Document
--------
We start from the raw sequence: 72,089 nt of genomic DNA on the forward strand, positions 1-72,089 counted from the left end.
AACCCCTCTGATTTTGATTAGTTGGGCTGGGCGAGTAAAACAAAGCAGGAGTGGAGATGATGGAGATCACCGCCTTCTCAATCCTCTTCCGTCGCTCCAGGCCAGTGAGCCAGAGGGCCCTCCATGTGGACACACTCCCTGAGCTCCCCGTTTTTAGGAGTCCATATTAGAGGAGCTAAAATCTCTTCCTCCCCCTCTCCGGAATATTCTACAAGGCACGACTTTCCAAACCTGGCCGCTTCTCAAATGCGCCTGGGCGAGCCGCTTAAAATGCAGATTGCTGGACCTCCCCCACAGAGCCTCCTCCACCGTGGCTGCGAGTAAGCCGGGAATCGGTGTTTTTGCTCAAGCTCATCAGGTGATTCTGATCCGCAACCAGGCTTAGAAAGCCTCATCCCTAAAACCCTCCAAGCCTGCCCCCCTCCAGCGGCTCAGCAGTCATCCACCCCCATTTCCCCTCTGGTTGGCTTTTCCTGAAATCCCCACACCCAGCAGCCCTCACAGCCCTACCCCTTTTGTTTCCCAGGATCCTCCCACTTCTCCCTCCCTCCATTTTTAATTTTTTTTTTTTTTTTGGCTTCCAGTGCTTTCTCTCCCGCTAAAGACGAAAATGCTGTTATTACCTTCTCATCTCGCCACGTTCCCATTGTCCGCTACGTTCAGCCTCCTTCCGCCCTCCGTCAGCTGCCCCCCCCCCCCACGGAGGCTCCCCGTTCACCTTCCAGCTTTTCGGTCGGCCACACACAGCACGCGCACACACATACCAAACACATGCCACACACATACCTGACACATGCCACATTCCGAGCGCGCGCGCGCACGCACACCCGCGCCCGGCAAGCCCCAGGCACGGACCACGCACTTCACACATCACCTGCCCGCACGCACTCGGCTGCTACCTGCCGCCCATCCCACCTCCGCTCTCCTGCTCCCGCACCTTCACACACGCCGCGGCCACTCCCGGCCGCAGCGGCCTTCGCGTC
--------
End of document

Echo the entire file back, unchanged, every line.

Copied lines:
We start from the raw sequence: 72,089 nt of genomic DNA on the forward strand, positions 1-72,089 counted from the left end.
AACCCCTCTGATTTTGATTAGTTGGGCTGGGCGAGTAAAACAAAGCAGGAGTGGAGATGATGGAGATCACCGCCTTCTCAATCCTCTTCCGTCGCTCCAGGCCAGTGAGCCAGAGGGCCCTCCATGTGGACACACTCCCTGAGCTCCCCGTTTTTAGGAGTCCATATTAGAGGAGCTAAAATCTCTTCCTCCCCCTCTCCGGAATATTCTACAAGGCACGACTTTCCAAACCTGGCCGCTTCTCAAATGCGCCTGGGCGAGCCGCTTAAAATGCAGATTGCTGGACCTCCCCCACAGAGCCTCCTCCACCGTGGCTGCGAGTAAGCCGGGAATCGGTGTTTTTGCTCAAGCTCATCAGGTGATTCTGATCCGCAACCAGGCTTAGAAAGCCTCATCCCTAAAACCCTCCAAGCCTGCCCCCCTCCAGCGGCTCAGCAGTCATCCACCCCCATTTCCCCTCTGGTTGGCTTTTCCTGAAATCCCCACACCCAGCAGCCCTCACAGCCCTACCCCTTTTGTTTCCCAGGATCCTCCCACTTCTCCCTCCCTCCATTTTTAATTTTTTTTTTTTTTTTGGCTTCCAGTGCTTTCTCTCCCGCTAAAGACGAAAATGCTGTTATTACCTTCTCATCTCGCCACGTTCCCATTGTCCGCTACGTTCAGCCTCCTTCCGCCCTCCGTCAGCTGCCCCCCCCCCCCACGGAGGCTCCCCGTTCACCTTCCAGCTTTTCGGTCGGCCACACACAGCACGCGCACACACATACCAAACACATGCCACACACATACCTGACACATGCCACATTCCGAGCGCGCGCGCGCACGCACACCCGCGCCCGGCAAGCCCCAGGCACGGACCACGCACTTCACACATCACCTGCCCGCACGCACTCGGCTGCTACCTGCCGCCCATCCCACCTCCGCTCTCCTGCTCCCGCACCTTCACACACGCCGCGGCCACTCCCGGCCGCAGCGGCCTTCGCGTC